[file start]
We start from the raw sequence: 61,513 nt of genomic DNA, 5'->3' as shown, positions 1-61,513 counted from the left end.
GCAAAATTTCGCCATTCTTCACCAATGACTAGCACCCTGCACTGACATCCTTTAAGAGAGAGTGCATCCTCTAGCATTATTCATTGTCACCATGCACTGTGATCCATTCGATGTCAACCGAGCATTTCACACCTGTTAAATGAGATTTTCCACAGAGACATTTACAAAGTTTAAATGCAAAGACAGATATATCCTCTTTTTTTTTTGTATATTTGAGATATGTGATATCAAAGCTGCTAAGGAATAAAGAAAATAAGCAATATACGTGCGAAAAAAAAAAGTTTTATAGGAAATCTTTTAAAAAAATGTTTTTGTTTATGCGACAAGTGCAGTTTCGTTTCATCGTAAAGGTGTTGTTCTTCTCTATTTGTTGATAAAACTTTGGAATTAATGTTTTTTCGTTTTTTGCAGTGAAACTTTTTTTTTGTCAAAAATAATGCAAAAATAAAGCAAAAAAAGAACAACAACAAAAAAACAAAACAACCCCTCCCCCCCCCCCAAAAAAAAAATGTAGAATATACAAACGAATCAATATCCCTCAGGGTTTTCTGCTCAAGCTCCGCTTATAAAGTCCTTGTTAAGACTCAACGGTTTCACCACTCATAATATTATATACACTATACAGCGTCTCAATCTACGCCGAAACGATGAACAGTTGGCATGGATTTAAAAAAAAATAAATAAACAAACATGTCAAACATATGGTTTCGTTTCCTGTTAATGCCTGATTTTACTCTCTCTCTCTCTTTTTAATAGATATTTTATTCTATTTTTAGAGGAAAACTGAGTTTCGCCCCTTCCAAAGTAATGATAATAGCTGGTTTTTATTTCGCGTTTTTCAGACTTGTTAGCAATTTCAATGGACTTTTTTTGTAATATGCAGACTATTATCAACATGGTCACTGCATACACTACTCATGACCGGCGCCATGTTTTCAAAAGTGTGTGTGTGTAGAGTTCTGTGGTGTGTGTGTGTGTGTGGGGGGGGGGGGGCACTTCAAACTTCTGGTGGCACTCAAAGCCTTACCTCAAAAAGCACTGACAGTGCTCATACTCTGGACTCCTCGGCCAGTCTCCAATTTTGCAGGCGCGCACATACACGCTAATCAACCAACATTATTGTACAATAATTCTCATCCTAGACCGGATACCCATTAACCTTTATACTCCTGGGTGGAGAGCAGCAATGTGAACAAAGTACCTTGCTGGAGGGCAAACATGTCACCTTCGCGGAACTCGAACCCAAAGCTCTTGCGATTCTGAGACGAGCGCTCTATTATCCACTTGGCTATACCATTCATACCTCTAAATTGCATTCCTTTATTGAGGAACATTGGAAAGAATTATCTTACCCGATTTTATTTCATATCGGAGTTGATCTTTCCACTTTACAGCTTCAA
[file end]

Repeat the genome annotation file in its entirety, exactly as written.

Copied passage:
We start from the raw sequence: 61,513 nt of genomic DNA, 5'->3' as shown, positions 1-61,513 counted from the left end.
GCAAAATTTCGCCATTCTTCACCAATGACTAGCACCCTGCACTGACATCCTTTAAGAGAGAGTGCATCCTCTAGCATTATTCATTGTCACCATGCACTGTGATCCATTCGATGTCAACCGAGCATTTCACACCTGTTAAATGAGATTTTCCACAGAGACATTTACAAAGTTTAAATGCAAAGACAGATATATCCTCTTTTTTTTTTGTATATTTGAGATATGTGATATCAAAGCTGCTAAGGAATAAAGAAAATAAGCAATATACGTGCGAAAAAAAAAAGTTTTATAGGAAATCTTTTAAAAAAATGTTTTTGTTTATGCGACAAGTGCAGTTTCGTTTCATCGTAAAGGTGTTGTTCTTCTCTATTTGTTGATAAAACTTTGGAATTAATGTTTTTTCGTTTTTTGCAGTGAAACTTTTTTTTTGTCAAAAATAATGCAAAAATAAAGCAAAAAAAGAACAACAACAAAAAAACAAAACAACCCCTCCCCCCCCCCCAAAAAAAAAATGTAGAATATACAAACGAATCAATATCCCTCAGGGTTTTCTGCTCAAGCTCCGCTTATAAAGTCCTTGTTAAGACTCAACGGTTTCACCACTCATAATATTATATACACTATACAGCGTCTCAATCTACGCCGAAACGATGAACAGTTGGCATGGATTTAAAAAAAAATAAATAAACAAACATGTCAAACATATGGTTTCGTTTCCTGTTAATGCCTGATTTTACTCTCTCTCTCTCTTTTTAATAGATATTTTATTCTATTTTTAGAGGAAAACTGAGTTTCGCCCCTTCCAAAGTAATGATAATAGCTGGTTTTTATTTCGCGTTTTTCAGACTTGTTAGCAATTTCAATGGACTTTTTTTGTAATATGCAGACTATTATCAACATGGTCACTGCATACACTACTCATGACCGGCGCCATGTTTTCAAAAGTGTGTGTGTGTAGAGTTCTGTGGTGTGTGTGTGTGTGTGGGGGGGGGGGGGCACTTCAAACTTCTGGTGGCACTCAAAGCCTTACCTCAAAAAGCACTGACAGTGCTCATACTCTGGACTCCTCGGCCAGTCTCCAATTTTGCAGGCGCGCACATACACGCTAATCAACCAACATTATTGTACAATAATTCTCATCCTAGACCGGATACCCATTAACCTTTATACTCCTGGGTGGAGAGCAGCAATGTGAACAAAGTACCTTGCTGGAGGGCAAACATGTCACCTTCGCGGAACTCGAACCCAAAGCTCTTGCGATTCTGAGACGAGCGCTCTATTATCCACTTGGCTATACCATTCATACCTCTAAATTGCATTCCTTTATTGAGGAACATTGGAAAGAATTATCTTACCCGATTTTATTTCATATCGGAGTTGATCTTTCCACTTTACAGCTTCAA